You can’t threaten me with suspension, Senator Elisha Abbo tells Remi Tinubu


Elisha Abbo Tuesday appeared before a Senate committee set up to investigate his actions in viral footage where he assaulted a woman in a sex toy shop in Abuja.

Oluremi Tinubu, a member of the committee, asked Abbo to swear an oath before saying anything. But he bluntly refused; saying the case was in court.

“This matter is in court. I cannot be talking in front of cameras when the matter is already in court. That’s subjudice,” Abbo said.

“Distinguished, You just joined us. We have a procedure and we are also under the law. You don’t come in here and dictate to us what should be done,” Mrs. Tinubu told the opposition senator.

“You are on the other side now. You don’t tell us what to do…because we can suspend you,” she added.

At this point, Abbo flared up and said he won’t allow the committee to threaten him with suspension, having earlier informed it that the matter is before a court.

“Dear colleagues, I won’t sit here and allow this committee to threaten me with suspension.

“Is it out of place for me to say I’m not addressing you since this matter is before a court of law of competent jurisdiction?

“I came here to honor you as colleagues after receiving an SMS inviting me here.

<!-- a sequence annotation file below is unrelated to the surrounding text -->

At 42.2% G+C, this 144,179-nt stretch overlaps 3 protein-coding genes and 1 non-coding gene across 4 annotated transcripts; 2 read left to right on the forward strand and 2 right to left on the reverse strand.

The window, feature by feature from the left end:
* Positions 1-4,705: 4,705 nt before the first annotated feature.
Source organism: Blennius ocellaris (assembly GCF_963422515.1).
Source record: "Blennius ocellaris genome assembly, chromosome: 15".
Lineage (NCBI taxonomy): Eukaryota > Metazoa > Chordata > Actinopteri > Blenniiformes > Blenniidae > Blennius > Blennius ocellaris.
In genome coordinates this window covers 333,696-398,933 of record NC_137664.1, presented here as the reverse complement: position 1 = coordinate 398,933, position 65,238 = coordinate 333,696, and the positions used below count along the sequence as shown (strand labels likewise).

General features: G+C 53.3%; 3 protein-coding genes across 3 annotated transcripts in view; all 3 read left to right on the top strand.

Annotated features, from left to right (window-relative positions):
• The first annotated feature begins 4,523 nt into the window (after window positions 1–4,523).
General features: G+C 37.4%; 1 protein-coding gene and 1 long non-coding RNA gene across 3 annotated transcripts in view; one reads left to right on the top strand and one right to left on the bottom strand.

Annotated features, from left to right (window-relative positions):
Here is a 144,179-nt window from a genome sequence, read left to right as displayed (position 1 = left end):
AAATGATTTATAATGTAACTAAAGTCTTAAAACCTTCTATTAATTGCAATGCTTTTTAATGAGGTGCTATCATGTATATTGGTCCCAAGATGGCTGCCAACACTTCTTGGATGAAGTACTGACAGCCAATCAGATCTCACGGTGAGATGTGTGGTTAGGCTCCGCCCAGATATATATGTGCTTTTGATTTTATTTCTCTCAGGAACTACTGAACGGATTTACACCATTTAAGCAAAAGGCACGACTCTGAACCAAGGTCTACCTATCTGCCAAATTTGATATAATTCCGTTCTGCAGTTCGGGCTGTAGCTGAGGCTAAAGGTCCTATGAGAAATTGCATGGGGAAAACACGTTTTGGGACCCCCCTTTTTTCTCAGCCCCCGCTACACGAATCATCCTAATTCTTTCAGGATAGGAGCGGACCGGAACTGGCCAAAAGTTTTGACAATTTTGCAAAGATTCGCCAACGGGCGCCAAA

“Just the same way I have received SMS from the police. I was arrested, detained and charged to court over this matter. Yet, I’m here out of respect for you as colleagues.

“I want you to remember that this matter is before a court of competent jurisdiction and I don’t want to be held in contempt of the Court,” he said.

After some arguments which turned the venue rowdy, the chairman of the panel, Egwu urged all parties to remain calm.

Another member of the panel, Sen. Mathew Urhoghide (APC-Edo) urged his colleagues to hear Abbo off camera.

Egwu agreed to Urhoghide’s suggestion as he asked members of the press out of the venue.

Egwu said, “We are not here to go into the area of the matter that is already in court.

“We are here to look at issues that affect us as a parliament in the eyes of the public.”

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